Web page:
China Grove Farmers Day provides lots of family fun
By Shavonne Walker
CHINA GROVE — The annual China Grove Farmers Day event has become a tradition of sorts for Maddie Ayala and her sister, Sylvia. The sisters, along with Maddie’s two children, have made it a priority to attend for the last four years. The girls make it a point to mix in a little bit of what each one wants to do before heading to a birthday party for Sylvia, 10.
The event is in its 34th year and has grown, bringing in thousands who line the streets of downtown China Grove. The event began as a way to honor local farmers by inviting them to bring their produce to sell at the farmers market. The festival is always held the third Saturday in July. Organizers and attendees half jokingly refer to it as the hottest day of the year.
The heat didn’t keep people from attending the event and certainly didn’t deter Maddie and Sylvia from attending.
The sisters made their first pit stop at the face painting booth so Sylvia could have an ice blue design matching the colors of the Disney movie, Frozen.
“We come to walk, look around,” Maddie said.
The highlight of the day for Sylvia was the face painting while her sister had to browse the craft tables. Although not crafty herself, Maddie said, she still enjoys looking at others creations.
Mayor Don Bringle estimated anywhere from 20,000 to 25,000 people will have attended the event by the end of the night. There was a steady flow of people throughout the day even with the 90 degree weather, he said.
Salem Shoquette, 14, and best friend Montgomery Smith, 13, were all about the tractors at the event. The two girls said they literally “spun every wheel” at the different vendors’ booths.
“We won stuff,” they laughed about their prizes.
The friends enjoyed going through the China Grove Fire Department’s firehouse, a small replica of a house that is filled with fake smoke to teach children about fire safety.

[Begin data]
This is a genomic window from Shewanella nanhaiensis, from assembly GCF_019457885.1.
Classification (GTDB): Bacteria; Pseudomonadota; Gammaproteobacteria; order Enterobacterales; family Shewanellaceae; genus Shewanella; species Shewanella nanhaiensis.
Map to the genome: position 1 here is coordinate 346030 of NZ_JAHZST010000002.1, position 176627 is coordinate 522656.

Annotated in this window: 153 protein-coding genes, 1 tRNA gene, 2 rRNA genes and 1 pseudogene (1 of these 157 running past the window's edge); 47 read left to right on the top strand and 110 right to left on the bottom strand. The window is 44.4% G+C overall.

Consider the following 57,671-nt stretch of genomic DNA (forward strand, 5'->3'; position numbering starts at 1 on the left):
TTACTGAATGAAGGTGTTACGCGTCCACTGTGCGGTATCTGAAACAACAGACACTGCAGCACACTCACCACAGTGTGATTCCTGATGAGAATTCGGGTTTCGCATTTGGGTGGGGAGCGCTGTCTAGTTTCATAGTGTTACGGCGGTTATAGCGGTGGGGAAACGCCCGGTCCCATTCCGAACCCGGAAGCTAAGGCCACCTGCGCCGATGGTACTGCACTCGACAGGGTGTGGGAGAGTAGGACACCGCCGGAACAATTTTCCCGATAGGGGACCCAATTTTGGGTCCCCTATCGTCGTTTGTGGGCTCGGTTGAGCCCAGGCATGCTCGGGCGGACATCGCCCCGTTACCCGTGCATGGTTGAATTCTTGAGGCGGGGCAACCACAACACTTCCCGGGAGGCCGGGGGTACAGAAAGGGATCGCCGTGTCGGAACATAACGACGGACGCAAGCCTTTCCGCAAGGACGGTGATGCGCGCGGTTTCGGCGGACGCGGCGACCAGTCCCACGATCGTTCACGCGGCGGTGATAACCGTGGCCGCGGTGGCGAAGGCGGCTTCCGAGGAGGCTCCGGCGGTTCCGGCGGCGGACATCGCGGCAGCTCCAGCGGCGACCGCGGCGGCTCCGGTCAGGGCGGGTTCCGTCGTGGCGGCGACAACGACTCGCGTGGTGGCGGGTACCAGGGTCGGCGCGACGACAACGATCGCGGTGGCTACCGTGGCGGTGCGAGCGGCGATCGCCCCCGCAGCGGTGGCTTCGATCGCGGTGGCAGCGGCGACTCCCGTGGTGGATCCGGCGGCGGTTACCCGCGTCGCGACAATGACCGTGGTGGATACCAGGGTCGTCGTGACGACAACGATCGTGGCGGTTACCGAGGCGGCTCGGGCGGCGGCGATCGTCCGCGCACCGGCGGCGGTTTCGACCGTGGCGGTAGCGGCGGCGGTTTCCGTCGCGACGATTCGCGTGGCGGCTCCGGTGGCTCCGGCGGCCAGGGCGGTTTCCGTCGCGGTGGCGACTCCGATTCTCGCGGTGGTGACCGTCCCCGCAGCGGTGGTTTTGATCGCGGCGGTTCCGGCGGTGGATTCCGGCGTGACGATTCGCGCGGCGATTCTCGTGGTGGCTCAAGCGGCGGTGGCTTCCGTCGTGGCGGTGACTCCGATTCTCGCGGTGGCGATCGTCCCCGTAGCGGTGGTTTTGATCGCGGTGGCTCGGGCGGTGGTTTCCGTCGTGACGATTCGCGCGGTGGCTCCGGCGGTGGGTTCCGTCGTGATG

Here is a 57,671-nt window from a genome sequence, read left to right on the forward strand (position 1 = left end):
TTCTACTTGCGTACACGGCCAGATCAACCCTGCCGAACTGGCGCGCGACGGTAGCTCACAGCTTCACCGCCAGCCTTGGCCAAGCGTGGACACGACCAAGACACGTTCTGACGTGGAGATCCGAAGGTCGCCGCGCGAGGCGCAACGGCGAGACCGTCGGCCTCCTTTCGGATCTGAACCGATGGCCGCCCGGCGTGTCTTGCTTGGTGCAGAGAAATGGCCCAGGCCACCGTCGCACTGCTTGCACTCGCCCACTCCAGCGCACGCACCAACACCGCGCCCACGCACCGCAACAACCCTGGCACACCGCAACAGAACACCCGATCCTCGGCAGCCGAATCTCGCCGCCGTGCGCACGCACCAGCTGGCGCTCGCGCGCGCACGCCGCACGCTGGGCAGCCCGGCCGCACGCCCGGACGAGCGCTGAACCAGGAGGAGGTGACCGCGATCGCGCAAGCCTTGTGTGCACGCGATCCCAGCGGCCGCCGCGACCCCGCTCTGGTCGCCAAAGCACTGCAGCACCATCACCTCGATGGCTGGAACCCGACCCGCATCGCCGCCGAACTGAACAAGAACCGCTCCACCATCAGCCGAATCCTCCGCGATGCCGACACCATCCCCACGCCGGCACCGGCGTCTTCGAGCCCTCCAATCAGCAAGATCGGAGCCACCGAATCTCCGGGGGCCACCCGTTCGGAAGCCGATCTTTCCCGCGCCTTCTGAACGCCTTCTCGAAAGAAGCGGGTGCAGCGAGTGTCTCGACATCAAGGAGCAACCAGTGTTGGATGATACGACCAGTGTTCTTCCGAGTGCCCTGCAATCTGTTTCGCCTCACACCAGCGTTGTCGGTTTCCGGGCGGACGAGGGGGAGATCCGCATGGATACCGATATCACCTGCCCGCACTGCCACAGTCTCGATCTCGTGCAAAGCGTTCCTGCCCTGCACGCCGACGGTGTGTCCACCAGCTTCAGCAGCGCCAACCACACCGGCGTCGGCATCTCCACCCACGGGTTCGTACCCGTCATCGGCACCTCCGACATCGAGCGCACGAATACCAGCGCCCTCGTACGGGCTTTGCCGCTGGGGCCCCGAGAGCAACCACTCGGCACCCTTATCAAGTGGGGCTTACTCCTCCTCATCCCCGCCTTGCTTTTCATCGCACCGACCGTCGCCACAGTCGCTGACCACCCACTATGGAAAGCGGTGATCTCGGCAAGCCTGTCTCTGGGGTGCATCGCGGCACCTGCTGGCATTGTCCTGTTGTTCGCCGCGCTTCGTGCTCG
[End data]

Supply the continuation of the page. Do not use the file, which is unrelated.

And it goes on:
Although it was Salem’s first time, Montgomery said she’s attended the annual event since she was 2.
Brandon Jackson and his wife, Jennifer, attended the event with their children. The Jacksons attended for the first time and said they learned of the event through the signs throughout town and in the area. The family’s must-see activities were the food vendors and farming equipment.
Rob Carson and his wife, Leanne, brought their three children; Jac, 11, and Chase, 7, have been attending Farmers Day for four or five years and this year they brought their youngest, Emma, 19 months old. The couple split up, with Leanne and Emma perusing the food vendors and Rob and the boys checking out the fire trucks.
Rob joked that he had the most hyper of the three children.
“The best part of the day is getting out and seeing all the exhibits,” Rob said.
“Can I get in?” Jac asked a China Grove firefighter about a shiny red fire truck.
Jac joked that he was famous and jumped right back onto the fire truck. His brother, Chase, said he was also interested in the tractors on display at the event.
The family doesn’t really plan what they’ll eat at the event, they just sort of “wing it,” Rob said.
Freedom Martin brought her stepdaughters Chloe Hawotte, 6, and Elly Hawotte, 3, to the event. The girls had such a good time last year, Martin said, so they made a return trip.
Not favoring one particular vendor or activity, Martin said “we look at everything.”
One of the highlights for many at the event for children and adults was the antique tractor display. Alan Corriher began early Saturday morning setting up the tractors.
“Want to hear a story?” Leonard Deal begins to explain the history behind two of the tractors.
His father bought a tractor in September 1949 as a birthday gift for his mother. The tractor was built in Charles City, Iowa, in August 1949 and unbeknownst to his father, a neighbor, Lonnie Hinson, who lived just a short distance away, bought the same series tractor, which was manufactured days before in Charles City.
Today, those two tractors sit side-by-side at the Farmers Day event. Hinson’s tractor has seen better days and remains quite rusty, while Deal’s is painted yellow and green. The new owner of Hinson’s tractor, Mark Corriher, has decided not to restore the old tractor. The two men like explaining the story behind the tractors and displaying them together at the festival.
Contact reporter Shavonne Walker at 704-797-4253.